By Rev. Jim Innes
A wolf happened to pass by the lane where the three little pigs lived; and he saw the straw house, and he smelled the pig inside.
He thought the pig would make a mighty fine meal and his mouth began to water… (from the fable, The Three Little Pigs)
In parts one and two of this article I spoke of the persistent and unpredictable hunger of the wolf. And since last article, in keeping with my premise that the wolf’s hunger, and its violent attacks upon its prey is an inevitable part of our society, more has surely followed.
One such incident, which speaks to the wolf’s indiscriminate taste, occurred late June when a 73-year-old man was killed after being pushed onto the subway tracks in Toronto’s Bloor Station. Most disturbing is that police believe it was a “completely unprovoked attack” (CBC).
The wolf is not a crazed creature. By thinking that, we fool ourselves into false hope that somehow we can tame it. But we can’t. The wolf is hungry and shrewd. It wears many masks (like the proverbial ‘wolf in sheep’s clothing’). And its violence is the result of the wolf acting as wolves naturally do.
When I was a child, faced with the wolf about me, I, like in the fable of the Three Little Pigs, scrambled for safety: building walls and fighting back. For better, and for worse, these conceptions of self-preservation have stayed with me in most of my life.
Unfortunately, such guarded (and too often offensive) behavior can be counterproductive. We become hardened. And though I will never underestimate the courage to stand nose to nose with the wolf, if we (or those whom we appoint to protect us) are not careful, there is the potential of becoming the wolf ourselves.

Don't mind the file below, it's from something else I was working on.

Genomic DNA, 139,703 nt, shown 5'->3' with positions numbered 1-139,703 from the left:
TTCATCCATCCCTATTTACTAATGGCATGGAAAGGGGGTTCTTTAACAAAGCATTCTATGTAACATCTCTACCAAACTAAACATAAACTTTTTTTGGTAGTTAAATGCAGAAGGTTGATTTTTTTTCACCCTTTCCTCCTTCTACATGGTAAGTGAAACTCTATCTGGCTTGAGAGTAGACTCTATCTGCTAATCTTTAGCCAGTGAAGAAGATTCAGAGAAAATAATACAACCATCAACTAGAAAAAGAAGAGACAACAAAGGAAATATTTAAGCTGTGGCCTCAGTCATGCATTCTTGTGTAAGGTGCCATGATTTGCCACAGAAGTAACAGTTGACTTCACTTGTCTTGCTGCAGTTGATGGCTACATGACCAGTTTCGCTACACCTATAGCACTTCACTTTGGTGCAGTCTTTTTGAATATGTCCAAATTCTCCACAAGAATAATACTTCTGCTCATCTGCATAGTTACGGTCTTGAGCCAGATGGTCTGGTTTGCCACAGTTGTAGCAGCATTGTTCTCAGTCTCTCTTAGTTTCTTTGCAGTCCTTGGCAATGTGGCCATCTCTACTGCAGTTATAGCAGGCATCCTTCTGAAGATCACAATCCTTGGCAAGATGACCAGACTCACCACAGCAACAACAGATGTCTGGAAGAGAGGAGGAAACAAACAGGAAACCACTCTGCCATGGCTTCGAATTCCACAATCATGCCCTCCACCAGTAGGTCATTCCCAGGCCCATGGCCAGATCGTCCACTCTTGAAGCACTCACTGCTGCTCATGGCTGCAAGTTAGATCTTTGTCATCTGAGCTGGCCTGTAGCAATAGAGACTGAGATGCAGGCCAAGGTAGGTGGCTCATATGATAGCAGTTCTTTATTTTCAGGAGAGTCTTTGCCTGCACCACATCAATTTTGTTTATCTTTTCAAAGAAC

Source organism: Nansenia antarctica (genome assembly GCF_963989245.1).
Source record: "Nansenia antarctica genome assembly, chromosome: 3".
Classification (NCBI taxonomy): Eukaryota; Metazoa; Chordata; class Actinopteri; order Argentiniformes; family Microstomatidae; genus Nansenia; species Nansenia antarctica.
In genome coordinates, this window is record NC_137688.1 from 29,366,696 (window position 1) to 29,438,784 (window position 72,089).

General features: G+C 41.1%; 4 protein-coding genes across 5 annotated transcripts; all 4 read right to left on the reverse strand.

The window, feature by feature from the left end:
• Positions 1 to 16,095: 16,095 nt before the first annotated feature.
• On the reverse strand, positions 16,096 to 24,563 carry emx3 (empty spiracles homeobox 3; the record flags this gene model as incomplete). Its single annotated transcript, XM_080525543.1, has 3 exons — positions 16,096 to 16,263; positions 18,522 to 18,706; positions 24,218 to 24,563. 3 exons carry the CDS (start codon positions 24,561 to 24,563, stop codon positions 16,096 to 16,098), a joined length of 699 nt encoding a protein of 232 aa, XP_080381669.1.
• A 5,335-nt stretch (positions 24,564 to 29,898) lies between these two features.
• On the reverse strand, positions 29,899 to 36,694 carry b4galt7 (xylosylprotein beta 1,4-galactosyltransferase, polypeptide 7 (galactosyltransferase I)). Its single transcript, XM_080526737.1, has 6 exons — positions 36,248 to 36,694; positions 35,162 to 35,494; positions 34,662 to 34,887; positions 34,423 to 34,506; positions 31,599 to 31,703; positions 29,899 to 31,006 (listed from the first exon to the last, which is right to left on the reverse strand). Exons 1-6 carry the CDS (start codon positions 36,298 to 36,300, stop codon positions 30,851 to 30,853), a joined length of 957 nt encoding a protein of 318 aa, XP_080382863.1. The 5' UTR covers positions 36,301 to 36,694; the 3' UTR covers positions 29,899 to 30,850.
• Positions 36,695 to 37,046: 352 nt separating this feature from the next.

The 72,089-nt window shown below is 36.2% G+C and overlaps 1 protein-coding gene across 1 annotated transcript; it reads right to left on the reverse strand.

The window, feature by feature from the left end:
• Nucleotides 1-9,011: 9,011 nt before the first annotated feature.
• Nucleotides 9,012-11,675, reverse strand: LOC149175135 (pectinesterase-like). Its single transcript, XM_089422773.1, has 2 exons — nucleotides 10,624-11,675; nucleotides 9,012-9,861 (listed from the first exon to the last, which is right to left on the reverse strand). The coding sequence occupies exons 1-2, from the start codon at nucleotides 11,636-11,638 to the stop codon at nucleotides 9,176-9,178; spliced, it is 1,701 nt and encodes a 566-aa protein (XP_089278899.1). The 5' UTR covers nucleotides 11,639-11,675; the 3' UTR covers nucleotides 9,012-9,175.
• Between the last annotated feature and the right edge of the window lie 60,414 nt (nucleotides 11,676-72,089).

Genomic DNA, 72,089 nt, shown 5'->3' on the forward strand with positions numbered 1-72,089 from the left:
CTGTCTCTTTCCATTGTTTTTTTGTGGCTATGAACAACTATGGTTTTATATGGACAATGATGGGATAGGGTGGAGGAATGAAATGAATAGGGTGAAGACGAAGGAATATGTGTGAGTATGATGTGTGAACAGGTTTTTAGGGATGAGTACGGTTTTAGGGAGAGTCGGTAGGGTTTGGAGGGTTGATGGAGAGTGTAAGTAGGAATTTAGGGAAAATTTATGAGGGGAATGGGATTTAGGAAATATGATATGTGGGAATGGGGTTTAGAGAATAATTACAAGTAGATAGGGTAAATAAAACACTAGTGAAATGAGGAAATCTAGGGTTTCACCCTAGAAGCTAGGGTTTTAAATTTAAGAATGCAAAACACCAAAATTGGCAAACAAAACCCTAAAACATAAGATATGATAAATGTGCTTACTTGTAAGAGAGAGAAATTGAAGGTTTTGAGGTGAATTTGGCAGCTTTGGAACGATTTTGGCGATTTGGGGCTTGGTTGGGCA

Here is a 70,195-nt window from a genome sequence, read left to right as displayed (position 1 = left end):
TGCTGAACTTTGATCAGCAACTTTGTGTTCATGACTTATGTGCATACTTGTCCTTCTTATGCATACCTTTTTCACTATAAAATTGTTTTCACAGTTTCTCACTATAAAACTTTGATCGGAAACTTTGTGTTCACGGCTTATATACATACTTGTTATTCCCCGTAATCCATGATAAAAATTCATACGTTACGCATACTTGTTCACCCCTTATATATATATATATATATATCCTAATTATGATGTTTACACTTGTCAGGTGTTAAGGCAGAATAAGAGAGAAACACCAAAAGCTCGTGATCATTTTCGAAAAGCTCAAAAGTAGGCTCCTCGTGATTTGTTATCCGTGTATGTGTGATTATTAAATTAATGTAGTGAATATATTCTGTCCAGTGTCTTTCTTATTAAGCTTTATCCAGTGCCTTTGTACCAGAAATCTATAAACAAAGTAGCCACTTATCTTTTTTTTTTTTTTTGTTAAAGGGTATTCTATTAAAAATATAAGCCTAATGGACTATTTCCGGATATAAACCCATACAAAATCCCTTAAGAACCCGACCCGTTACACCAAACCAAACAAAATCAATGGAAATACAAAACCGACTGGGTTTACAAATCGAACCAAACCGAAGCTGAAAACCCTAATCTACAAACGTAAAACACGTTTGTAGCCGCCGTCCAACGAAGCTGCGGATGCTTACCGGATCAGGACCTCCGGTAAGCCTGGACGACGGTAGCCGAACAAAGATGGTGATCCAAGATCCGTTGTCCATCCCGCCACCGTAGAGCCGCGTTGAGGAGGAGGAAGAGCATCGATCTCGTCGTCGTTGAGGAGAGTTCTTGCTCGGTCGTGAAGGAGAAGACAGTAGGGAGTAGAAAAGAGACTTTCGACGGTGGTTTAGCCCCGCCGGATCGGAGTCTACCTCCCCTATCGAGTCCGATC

Look for example at the uncertainty between wolf and victim in Afghanistan. It is a dangerous contradiction to be seeking peaceful goals by threatening another with violence. Every side is doing it, and cloaked beneath the chaos, the wolf breeds freely. “An eye for eye only ends up making the whole world blind” (Mahatma Gandhi).
The question we are left to ponder is how to best live in the reality of the wolf’s unending hunger.
One answer (albeit limited) is elevating the best of our nature – the ability to love and forgive. It requires a courageous decision to live alongside the wolf and, with the support of likeminded others, cultivating an inner resilience.
Cultivating inner resiliency means, after accepting the reality of the wolf’s existence, differentiating ourselves from the violence it causes, and finding the wherewithal to act in a manner that counters its destructive energy.
Differentiating ourselves from violence begins with accepting our potential to be violent. Even at times having felt ‘good’ expressing it. And though this potential is an arguably natural response to certain triggers, we can choose otherwise. The emphasis is on choice.
Not an easy task. We will not succeed in all circumstance because it means staying vulnerable. And this can be counterintuitive, especially to those who have been hurt and now suffer fear in anger. We must forgive ourselves and not let shame open the door to the wolf (in us).
Joan Baez once said that nonviolence is “organized love”. In this light, and as I see it, nonviolent choices are an intentional, highly conscious decision, to treat others better then they may potentially treat us. And by better I mean with compassion.
It is as Martin Luther King Jr. once said, “You not only refuse to shoot a man, but you refuse to hate him.”
Rev. Jim Innes is the rector of the regional Ministry of South Huron.